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THE DEITY, PERSONALITY, AND OPERATIONS OF THE HOLY GHOST.
BY THE REV. JOHN ELLISON BATES, M. A.
"I HAVE YET MANY THINGS TO SAY UNTO YOU, BUT YE CANNOT BEAR THEM NOW. HOWBEIT WHEN HE, THE SPIRIT OF TRUTH, IS COME, HE WILL GUIDE YOU INTO ALL TRUTH: FOR HE SHALL NOT SPEAK OF HIMSELF; BUT WHATSOEVER HE SHALL HEAR, THAT SHALL HE SPEAK AND HE WILL SHOW YOU THINGS TO COME. HE SHALL GLORIFY ME: FOR HE SHALL RECEIVE OF MINE, AND SHALL SHOW IT UNTO YOU. ALL THINGS THAT THE FATHER HATH ARE MINE; THEREFORE SAID I, THAT HE SHALL TAKE OF MINE, AND SHALL SHOW IT UNTO YOU."-John xvi. 12, 13, 14, 15.
SUCH were the words of our Lord Jesus Christ to his sorrowing disciples. The time was now at hand when he must leave the world, and return unto the Father: and this announcement had filled their hearts with sorrow and grief. To cheer their drooping spirits was the object that engaged his chief concern. His own sufferings were forgotten in the endeavour to soothe and comfort them. But, what could afford them consolation in the prospect of losing the presence of such a master, and the protection of such a friend? Was it enough to show the uselessness and unreasonableness of uncontrolled grief? Was it enough to say that he loved them still, and nothing short of positive necessity could have induced him to leave them? No! their hearts ached with the thought of losing the Counsellor in all their difficulties, the Comforter in
all their troubles, and neither arguments nor assurances could fill up the aching void.
Far more solid and more satisfying was the consolation he had to propose "I go, but my place will be filled, my presence will be supplied, by another." "I will pray the Father, and he shall give you ANOTHER Comforter, that He may abide with you for ever; even the SPIRIT OF TRUTH." This was the chord of consolation our Lord so sweetly touched: upon this one string, the coming of the Comforter, he discoursed most eloquent music. "The Comforter shall abide with you for ever. He shall dwell with you, and be in you. He shall teach, and testify, and bring to remembrance ;† and as ye have much to learn concerning me and my kingdom, which at this time ye are unable to receive, when HE THE SPIRIT OF TRUTH is come, He will guide you into all the truth: not that he shall give any new revelation distinct from, or independent of, that which you have already heard from my lips, and received from the Word of God. His teaching will be essentially my teaching, for He shall not speak of HIMSELF, but whatsoever He shall hear, that shall He speak: and He will show you things to come. My person, my grace, my mercy, my love, and my glorious salvation, will be the constant theme of his instructions. He shall glorify me for He shall receive of mine, and shall show it unto you. Yes, I say He shall receive of mine, for all that the Father hath are mine,-all the attributes of Godhead are mine in union with the Father,—and when he makes known the Father's love, and mercy, and grace, to a guilty world, he will in effect make known mine. Therefore said I unto you, He shall take of mine, and shall show it unto you."||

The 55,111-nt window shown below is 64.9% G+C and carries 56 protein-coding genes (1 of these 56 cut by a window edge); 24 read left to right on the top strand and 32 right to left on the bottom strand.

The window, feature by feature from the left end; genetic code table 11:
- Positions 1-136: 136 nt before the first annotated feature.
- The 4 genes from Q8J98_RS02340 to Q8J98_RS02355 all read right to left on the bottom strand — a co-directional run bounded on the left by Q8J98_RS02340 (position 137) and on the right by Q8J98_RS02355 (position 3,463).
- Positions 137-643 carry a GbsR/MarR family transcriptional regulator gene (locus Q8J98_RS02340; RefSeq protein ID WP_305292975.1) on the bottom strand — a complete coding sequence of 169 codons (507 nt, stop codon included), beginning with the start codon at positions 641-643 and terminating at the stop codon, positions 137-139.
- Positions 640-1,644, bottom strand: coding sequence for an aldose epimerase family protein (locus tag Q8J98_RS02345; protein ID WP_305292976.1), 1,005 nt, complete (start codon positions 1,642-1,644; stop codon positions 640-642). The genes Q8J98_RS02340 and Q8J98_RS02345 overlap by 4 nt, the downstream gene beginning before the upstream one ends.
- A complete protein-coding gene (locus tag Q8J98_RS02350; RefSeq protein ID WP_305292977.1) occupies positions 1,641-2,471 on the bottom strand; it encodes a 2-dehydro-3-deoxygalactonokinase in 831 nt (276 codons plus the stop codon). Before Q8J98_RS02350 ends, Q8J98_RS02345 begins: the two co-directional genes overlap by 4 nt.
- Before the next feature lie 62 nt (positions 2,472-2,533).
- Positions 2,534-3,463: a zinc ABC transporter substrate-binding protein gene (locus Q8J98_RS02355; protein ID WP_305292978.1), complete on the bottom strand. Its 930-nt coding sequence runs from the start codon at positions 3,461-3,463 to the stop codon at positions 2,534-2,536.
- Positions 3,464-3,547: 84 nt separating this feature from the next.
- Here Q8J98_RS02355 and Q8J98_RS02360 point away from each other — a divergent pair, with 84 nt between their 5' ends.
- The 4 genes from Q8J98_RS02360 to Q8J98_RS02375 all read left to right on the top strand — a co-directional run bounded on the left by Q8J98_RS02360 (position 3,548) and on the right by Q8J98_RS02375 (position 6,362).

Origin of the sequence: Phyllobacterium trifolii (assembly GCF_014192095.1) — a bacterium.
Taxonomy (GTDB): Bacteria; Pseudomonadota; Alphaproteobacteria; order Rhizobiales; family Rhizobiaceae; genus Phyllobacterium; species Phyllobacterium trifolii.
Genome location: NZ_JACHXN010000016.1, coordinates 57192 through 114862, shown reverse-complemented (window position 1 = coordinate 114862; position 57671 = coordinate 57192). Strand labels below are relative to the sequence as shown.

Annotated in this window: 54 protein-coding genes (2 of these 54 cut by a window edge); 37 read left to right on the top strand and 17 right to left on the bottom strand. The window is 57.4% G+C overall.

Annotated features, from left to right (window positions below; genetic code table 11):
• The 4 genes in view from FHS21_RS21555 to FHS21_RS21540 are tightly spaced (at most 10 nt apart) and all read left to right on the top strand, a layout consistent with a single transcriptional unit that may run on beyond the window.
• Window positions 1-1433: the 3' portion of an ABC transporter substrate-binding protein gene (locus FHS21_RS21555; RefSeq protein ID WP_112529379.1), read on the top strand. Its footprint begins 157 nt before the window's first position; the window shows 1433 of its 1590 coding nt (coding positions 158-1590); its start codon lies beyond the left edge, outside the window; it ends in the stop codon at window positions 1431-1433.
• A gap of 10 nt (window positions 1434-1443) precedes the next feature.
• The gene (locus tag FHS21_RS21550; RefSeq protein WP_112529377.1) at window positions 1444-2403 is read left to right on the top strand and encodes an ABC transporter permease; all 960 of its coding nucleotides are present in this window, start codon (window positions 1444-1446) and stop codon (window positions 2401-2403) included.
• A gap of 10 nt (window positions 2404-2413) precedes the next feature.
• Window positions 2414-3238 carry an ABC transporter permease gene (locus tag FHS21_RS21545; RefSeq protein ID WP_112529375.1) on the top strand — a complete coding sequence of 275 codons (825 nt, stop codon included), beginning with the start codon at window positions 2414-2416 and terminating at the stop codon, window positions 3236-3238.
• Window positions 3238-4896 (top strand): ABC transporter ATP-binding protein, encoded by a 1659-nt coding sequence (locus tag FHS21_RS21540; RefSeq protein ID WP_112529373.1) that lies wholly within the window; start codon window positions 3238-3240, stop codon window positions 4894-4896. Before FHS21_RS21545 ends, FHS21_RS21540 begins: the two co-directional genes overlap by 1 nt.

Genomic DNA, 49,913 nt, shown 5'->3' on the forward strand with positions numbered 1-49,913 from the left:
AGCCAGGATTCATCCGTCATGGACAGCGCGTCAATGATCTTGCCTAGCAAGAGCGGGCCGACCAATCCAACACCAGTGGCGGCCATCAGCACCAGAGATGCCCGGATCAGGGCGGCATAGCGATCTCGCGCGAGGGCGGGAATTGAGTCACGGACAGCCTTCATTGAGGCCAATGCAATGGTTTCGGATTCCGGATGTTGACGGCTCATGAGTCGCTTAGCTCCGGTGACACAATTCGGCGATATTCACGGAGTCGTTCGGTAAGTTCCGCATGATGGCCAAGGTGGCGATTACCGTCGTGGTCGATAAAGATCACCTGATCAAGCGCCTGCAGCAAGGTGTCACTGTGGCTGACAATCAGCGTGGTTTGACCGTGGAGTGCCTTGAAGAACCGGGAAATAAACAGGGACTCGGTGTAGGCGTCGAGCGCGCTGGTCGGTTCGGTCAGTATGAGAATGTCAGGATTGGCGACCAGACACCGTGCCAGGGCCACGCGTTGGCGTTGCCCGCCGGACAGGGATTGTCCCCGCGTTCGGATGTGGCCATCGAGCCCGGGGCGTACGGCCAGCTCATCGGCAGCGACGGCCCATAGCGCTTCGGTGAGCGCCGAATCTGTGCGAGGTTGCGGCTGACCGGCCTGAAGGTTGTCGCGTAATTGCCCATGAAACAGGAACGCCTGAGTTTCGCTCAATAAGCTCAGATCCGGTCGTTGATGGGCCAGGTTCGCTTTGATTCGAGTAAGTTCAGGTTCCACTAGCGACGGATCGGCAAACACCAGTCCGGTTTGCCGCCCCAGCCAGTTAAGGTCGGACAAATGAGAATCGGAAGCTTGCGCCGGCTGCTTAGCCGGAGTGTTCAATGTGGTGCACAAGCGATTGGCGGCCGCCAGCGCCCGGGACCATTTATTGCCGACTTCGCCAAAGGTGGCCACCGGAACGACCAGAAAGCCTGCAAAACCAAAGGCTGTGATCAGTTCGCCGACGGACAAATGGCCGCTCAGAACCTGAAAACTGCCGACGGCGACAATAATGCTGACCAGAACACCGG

Such, my brethren, being the very important part the
* John xiv. 16, 17. † John xiv. 26; xv. 26. ‡ Appendix, A. John xvi. 12—15.
Comforter fulfils in the economy of man's salvation, it becomes indispensably necessary for us to know "who, or what, this Comforter is." And I am persuaded that this portion of Scripture, duly considered, will remove the opinion, (if such an erroneous opinion has been entertained), that the subject which is to be brought under notice this evening is nothing more than an abstruse question of speculative theology, neither important in itself, nor essential to the everlasting welfare of mankind.
"The Deity, Personality, and Operations of the Holy Ghost," is a subject in itself of the utmost importance for, if the Holy Ghost be GOD, He is the object of our love and reverence, of our adoration and worship, of our gratitude and praise. And it is likewise essential to our everlasting welfare, inasmuch as our Saviour has declared the operations of the Comforter to be necessary to guide us into that truth, which alone can save and sanctify the soul. For the blessing our Lord promised, and the Comforter he announced, were not limited to the individuals whom he then addressed: it was a blessing which should abide with his Church until the end of the world; a Comforter whose operations should extend even to the extremities of the earth. "He shall abide with you for ever."* "He will reprove the world of sin, of righteousness, and of judgment."+